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When your dog is lost it can be a stressful experience for both you and your dog. If you miss your furry friend, there are some tips to help find your dog. Time is of the utmost importance.

Act Immediately. Time is critical. Every minute that passes is a minute that your dog may be wandering farther away from finding his way into harm. Do not hesitate to take action. Almost nothing is more important at this point. Call in sick, excuse yourself from a meeting, break a date, whatever it takes.

Enlist The Help Of Others. You want to immediately get as many other people involved as you possibly can. Call all of your friends. Call family members. Call or go to your neighbors.

Most people can identify with your situation and will want to help. Even if they can't join the search they can keep an eye out, or help with making posters or phone calls. Now is not the time to be shy. You have a missing loved one.

Physically Search Everywhere Within A 1-Mile Radius. Unless your dog is a "runner", he or she is probably within a one-mile radius. Within the first 2 hours, most dogs are just "wanderers". They're out just exploring and enjoying a little freedom. They are probably walking, not running. After they have enjoyed this new found freedom for a short while (10-30 minutes) they are likely to start to think about returning home.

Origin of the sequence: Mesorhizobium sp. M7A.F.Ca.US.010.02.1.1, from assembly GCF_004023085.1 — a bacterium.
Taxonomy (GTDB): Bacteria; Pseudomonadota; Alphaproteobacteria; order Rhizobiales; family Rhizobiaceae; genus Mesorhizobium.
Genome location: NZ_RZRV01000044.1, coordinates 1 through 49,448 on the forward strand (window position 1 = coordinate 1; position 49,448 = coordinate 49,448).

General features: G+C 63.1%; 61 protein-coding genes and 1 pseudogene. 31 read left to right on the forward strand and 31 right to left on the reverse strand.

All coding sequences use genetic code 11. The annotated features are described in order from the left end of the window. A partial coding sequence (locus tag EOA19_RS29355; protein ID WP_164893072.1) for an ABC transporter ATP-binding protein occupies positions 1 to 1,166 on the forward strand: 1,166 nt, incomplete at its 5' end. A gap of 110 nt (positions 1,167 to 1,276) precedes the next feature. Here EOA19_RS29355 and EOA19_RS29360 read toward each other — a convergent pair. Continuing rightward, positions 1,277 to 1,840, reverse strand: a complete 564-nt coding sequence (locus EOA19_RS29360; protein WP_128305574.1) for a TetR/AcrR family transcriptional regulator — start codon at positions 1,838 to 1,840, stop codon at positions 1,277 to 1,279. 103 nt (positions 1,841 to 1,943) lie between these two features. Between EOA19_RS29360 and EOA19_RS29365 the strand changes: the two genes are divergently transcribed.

Unfortunately, unless your dog has followed a familiar path he/she is likely to get confused and scared when it realizes it is lost. It may seek to befriend anyone it finds or it may decide to hide and avoid any contact with other people or animals. Keep everyone searching and calling out for your dog.

 Make sure everyone uses the dog's name. It will be listening for a friendly voice. Also, if your dog has any squeaky toys, squeak them constantly. Dogs have incredible hearing and this will be a very comforting and inviting sound.